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November 30, 2020 | Rome, Italy

The I in me

By | 2020-10-31T12:52:12+01:00 October 20th, 2020|Area 51|
Safety, if transformed into a relentless form of alarm, can soon turn sinister.
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ear-blindness makes the masked people look like mutants. The store innards seem to me like a place occupied by a race of aliens, either newly arrived or imagined. But they cannot be imagined since they make the same sounds they always have, only muffled and sometimes garbled, as if a known language was being filtered through the slowing lacquer of water.

In fact, the whole of this period is like being inside a pool, stuck beneath the surface, watching a great slowness evolve into movement.

That slowness of course is life in the midst of an infection that has left some people bored and vaguely agitated, others half-crazy with anxiety, even terror.

I am alone. I do not have parents or grandparents, children or their offspring. I cannot tell the tales many tell me of visiting some very aged parent, worrying all the while about microbes or imagining scenes they’ve seen time and again on television of packed hospitals. Much like post-9/11, they are traumatized not only by what’s happening but what they’re told to fear, which can acquire an insidiously larger dimension if repeated sufficiently. And it is.

This, said my mother, was the trick of the popes, not to make grand pronouncements but to repeat the same bits of scripture time and again until memory and memorization became one, and faith inextricable from what you to hear, at least if a God figured in your life.

God still figures in Italian life, wholly or marginally or scoffed at, but he exists, and this swirling around of faith makes guilt swirl also, and any virus sane of mind can’t but help like the combination. Fretting and cheer merge into a quiet sense all is not right in the world and perhaps some higher power had something to do with it.

Those in my dream will shout aloud, demanding to live their lives for as long as their lives might last, infected, uninfected, no matter.

My oldest Rome friend says she can tell more about human nature in dealing with the masked than before in dealing with often fake smiles. Now, she says, all is hidden and therefore known. You can tell in the timbre of voices or how people react, or simply how interested they any longer are in your life, which before they appeared to be, or so she tells me.

I come from another time of history, so I wonder, stirred by my dislike of authority, how it is a society, not one but many, can accept the orders of those who say distance is a must, as are masks, and groups cannot gather, all of this for the public good. To which once I would have rebutted that the public good cannot exist without the very things being quashed, even in the name of medicine and health. But I am a rebel, a blind relic of a time that grew nervous around too much central authority and too many experts sure of their political or social diagnoses.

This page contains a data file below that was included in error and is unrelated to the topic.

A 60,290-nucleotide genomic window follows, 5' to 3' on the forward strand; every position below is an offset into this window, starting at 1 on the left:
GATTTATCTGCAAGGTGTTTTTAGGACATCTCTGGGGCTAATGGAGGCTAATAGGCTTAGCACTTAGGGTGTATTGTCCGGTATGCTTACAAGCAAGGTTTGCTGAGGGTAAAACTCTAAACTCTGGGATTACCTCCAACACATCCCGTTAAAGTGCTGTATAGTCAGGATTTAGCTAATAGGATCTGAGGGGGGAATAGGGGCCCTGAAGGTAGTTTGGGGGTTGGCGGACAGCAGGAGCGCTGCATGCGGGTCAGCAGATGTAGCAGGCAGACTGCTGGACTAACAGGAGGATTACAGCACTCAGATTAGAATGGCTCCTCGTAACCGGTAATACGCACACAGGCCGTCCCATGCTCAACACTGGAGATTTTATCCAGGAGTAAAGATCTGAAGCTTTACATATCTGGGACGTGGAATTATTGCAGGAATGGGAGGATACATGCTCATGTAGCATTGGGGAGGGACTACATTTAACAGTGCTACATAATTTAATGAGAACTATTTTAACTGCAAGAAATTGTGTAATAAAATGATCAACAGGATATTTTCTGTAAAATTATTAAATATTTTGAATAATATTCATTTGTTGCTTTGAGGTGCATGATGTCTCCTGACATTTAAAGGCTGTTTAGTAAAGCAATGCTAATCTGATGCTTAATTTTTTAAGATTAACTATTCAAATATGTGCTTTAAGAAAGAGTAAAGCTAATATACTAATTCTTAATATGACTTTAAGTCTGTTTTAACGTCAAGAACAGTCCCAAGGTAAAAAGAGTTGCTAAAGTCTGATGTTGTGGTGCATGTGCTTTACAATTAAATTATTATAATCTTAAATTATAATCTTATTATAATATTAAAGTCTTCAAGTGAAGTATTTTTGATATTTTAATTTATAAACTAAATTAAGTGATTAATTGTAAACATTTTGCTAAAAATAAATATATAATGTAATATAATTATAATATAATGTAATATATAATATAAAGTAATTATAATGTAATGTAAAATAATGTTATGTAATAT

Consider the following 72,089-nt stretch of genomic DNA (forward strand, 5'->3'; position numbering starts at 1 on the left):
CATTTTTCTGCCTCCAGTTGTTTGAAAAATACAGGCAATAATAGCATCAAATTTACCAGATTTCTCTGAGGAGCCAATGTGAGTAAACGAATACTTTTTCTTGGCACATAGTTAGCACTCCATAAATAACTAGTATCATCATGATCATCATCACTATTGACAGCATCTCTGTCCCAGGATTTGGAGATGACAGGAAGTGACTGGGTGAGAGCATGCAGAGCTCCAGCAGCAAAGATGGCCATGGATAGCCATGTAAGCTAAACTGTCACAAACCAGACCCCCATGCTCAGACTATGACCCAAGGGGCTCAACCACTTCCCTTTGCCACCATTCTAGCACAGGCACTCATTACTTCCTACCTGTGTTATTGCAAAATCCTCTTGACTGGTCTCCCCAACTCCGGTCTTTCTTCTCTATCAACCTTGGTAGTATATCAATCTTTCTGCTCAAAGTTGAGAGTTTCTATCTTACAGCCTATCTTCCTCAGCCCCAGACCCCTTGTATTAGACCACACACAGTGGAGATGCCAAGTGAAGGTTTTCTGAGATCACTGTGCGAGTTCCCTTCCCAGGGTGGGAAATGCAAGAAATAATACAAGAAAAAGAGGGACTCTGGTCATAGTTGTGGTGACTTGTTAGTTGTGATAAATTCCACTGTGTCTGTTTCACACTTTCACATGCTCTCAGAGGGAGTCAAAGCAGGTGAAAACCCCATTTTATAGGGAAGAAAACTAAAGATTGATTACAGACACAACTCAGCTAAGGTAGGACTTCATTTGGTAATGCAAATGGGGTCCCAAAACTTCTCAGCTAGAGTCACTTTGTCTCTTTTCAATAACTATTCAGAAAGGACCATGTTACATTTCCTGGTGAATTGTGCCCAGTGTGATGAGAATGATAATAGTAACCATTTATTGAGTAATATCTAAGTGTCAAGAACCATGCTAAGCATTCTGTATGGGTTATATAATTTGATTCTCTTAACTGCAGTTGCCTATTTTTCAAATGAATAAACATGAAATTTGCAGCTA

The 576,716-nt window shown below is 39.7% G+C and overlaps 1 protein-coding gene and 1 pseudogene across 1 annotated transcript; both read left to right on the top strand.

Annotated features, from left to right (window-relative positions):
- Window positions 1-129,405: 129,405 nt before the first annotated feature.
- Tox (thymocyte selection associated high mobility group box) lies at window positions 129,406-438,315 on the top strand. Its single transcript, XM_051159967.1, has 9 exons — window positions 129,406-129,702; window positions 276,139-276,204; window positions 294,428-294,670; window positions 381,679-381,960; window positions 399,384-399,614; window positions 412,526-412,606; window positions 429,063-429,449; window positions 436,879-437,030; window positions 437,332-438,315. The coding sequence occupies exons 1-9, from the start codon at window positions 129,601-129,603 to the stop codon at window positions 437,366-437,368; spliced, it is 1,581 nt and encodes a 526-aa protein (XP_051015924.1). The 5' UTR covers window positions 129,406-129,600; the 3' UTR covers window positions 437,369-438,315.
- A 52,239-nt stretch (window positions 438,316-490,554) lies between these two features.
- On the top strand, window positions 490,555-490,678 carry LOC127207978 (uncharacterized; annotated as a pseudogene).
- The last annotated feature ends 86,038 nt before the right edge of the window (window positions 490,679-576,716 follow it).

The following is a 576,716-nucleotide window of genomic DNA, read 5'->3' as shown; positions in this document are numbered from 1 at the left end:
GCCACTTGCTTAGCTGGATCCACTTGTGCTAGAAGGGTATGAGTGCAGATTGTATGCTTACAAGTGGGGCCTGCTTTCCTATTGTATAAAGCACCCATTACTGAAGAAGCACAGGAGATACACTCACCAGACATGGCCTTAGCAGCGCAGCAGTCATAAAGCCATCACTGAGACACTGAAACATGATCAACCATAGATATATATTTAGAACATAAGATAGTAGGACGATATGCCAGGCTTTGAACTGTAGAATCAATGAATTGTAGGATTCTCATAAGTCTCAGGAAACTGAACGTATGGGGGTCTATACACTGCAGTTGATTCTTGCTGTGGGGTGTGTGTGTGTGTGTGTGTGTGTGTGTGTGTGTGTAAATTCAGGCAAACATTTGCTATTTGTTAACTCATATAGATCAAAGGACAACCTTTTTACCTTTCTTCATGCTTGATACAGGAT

In my mind’s eye dreams I imagine revolts by those who shake a fist at being threatened by the dead and the dying, threatened in effect by statistics. They will shout aloud, demanding to live their lives for as long as their lives might last, infected, uninfected, no matter. I remember the small anti-Vietnam button I once wore that read “500 more today,” in reference to the dead. For a while it seemed like marketing fatalism, but over time the resentment grew and something changed, complacency exhausted.

But fear is inexhaustible and this virus has the upper hand, at least for now, revered as a deity of sorts, a golden calf, since very little can bring the whole of many societies to attention.

If only those same societies could acquire stoicism, regaining a stiff upper lip that has sagged, thinking of the future and not the now, which requires living life with the virus, not in its life-upending thrall.

I am of course outnumbered by medical rationalists who want only to be told what to do, since science is their anti-God and commands undivided respect, as do their grandparents.

I stay moot, go out little, speak rarely to the aliens I no longer recognize but occasionally call me by name, as if they knew me once on another planet.

And perhaps they did, because this planet and the one I could still see in bear little resemblance one to the other. I have been outrun by two sicknesses, and perhaps by the love of crisis, of public drama, without which this warless planet can no longer live.

When the virus recedes, climate anxiety will return to preeminence, and with it consternation that another malady might be lurking, to which media, institutional and social, will dedicate thousands of worried hours.

By then my eyes will draw a blank, thankfully perhaps, and the masked will be no different from the mask-less, the I in me become alien.

About the Author:

Christopher P. Winner
Christopher P. Winner is a veteran American journalist and essayist who was born in Paris and has lived in Europe for more than 30 years.

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